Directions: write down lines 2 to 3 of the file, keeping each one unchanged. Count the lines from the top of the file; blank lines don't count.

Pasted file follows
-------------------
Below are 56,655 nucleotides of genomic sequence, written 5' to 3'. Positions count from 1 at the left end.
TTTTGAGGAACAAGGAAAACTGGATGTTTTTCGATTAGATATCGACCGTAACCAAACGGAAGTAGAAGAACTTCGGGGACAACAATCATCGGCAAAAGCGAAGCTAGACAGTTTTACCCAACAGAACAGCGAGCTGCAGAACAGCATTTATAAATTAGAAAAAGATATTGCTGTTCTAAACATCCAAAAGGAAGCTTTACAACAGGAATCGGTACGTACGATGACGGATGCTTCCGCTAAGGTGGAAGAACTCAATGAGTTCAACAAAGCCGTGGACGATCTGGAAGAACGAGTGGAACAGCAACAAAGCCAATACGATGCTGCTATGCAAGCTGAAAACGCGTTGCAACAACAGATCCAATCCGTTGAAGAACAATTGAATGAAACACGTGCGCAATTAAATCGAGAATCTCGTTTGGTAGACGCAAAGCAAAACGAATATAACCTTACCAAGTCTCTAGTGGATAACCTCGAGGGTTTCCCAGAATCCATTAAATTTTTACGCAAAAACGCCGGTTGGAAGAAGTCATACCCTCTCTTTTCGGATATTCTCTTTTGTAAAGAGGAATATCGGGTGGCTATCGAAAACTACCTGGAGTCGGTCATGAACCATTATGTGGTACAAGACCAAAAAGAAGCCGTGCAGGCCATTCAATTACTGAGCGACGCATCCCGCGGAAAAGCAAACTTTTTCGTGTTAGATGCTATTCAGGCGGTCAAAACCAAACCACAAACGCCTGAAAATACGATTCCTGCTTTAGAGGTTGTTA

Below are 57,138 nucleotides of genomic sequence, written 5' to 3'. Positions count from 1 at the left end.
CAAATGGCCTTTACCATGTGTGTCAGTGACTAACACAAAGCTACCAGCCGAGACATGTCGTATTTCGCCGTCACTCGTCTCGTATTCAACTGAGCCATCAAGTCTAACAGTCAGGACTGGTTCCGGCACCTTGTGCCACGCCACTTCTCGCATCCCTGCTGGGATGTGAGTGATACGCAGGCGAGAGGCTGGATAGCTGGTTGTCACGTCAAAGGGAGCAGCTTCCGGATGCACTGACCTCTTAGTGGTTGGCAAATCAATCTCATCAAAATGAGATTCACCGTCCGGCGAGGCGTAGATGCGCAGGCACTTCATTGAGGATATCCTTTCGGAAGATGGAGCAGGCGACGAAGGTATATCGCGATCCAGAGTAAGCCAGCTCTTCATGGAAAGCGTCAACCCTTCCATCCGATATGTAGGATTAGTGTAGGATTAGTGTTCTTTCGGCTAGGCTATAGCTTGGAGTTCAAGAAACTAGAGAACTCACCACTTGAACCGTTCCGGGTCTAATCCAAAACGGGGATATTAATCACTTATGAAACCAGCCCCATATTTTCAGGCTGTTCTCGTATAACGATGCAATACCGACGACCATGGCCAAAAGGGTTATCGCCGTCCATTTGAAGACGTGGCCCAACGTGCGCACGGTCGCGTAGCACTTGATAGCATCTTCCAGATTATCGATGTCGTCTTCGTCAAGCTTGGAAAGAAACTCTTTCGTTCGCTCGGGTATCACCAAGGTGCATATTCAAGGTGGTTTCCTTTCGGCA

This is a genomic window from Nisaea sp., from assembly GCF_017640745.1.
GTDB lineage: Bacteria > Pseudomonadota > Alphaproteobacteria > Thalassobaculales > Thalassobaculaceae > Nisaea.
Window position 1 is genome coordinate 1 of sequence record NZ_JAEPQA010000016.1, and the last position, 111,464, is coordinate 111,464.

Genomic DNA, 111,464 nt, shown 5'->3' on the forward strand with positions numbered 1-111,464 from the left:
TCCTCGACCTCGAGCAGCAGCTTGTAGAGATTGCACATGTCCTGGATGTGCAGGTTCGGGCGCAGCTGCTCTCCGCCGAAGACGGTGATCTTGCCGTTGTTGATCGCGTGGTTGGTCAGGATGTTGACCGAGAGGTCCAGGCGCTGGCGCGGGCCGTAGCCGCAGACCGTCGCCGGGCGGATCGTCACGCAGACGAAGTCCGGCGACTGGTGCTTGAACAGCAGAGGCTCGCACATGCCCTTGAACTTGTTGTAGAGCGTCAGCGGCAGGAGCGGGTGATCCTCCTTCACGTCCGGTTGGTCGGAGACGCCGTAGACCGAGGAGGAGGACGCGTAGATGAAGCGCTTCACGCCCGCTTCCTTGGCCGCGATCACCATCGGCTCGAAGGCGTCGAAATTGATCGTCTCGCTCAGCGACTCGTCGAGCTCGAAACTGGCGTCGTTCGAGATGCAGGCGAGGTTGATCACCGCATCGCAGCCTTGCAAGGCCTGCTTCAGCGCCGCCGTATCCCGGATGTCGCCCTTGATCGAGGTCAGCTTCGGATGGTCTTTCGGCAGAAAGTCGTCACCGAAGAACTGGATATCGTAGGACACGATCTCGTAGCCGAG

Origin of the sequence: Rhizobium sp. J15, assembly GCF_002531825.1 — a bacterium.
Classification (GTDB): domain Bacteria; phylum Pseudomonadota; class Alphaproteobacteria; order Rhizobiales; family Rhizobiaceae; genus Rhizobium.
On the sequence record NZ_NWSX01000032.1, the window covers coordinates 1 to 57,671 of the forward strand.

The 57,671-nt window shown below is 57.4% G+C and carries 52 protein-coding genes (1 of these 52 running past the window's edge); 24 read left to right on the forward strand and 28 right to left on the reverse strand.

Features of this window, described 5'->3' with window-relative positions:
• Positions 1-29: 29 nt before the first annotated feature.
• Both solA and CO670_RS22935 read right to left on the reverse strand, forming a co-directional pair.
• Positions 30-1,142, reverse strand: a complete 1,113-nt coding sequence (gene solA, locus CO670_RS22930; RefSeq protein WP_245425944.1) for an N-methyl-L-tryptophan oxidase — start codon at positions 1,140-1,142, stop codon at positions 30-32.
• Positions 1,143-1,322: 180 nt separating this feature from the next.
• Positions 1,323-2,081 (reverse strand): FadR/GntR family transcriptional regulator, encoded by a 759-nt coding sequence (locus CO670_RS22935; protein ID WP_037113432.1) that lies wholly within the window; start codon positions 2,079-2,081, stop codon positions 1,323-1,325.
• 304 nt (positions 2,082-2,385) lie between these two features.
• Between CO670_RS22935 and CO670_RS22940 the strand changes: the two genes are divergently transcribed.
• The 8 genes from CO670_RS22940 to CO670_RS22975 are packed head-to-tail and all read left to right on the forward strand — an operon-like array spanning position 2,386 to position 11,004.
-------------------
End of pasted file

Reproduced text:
TTTTGAGGAACAAGGAAAACTGGATGTTTTTCGATTAGATATCGACCGTAACCAAACGGAAGTAGAAGAACTTCGGGGACAACAATCATCGGCAAAAGCGAAGCTAGACAGTTTTACCCAACAGAACAGCGAGCTGCAGAACAGCATTTATAAATTAGAAAAAGATATTGCTGTTCTAAACATCCAAAAGGAAGCTTTACAACAGGAATCGGTACGTACGATGACGGATGCTTCCGCTAAGGTGGAAGAACTCAATGAGTTCAACAAAGCCGTGGACGATCTGGAAGAACGAGTGGAACAGCAACAAAGCCAATACGATGCTGCTATGCAAGCTGAAAACGCGTTGCAACAACAGATCCAATCCGTTGAAGAACAATTGAATGAAACACGTGCGCAATTAAATCGAGAATCTCGTTTGGTAGACGCAAAGCAAAACGAATATAACCTTACCAAGTCTCTAGTGGATAACCTCGAGGGTTTCCCAGAATCCATTAAATTTTTACGCAAAAACGCCGGTTGGAAGAAGTCATACCCTCTCTTTTCGGATATTCTCTTTTGTAAAGAGGAATATCGGGTGGCTATCGAAAACTACCTGGAGTCGGTCATGAACCATTATGTGGTACAAGACCAAAAAGAAGCCGTGCAGGCCATTCAATTACTGAGCGACGCATCCCGCGGAAAAGCAAACTTTTTCGTGTTAGATGCTATTCAGGCGGTCAAAACCAAACCACAAACGCCTGAAAATACGATTCCTGCTTTAGAGGTTGTTA

Below are 57,138 nucleotides of genomic sequence, written 5' to 3'. Positions count from 1 at the left end.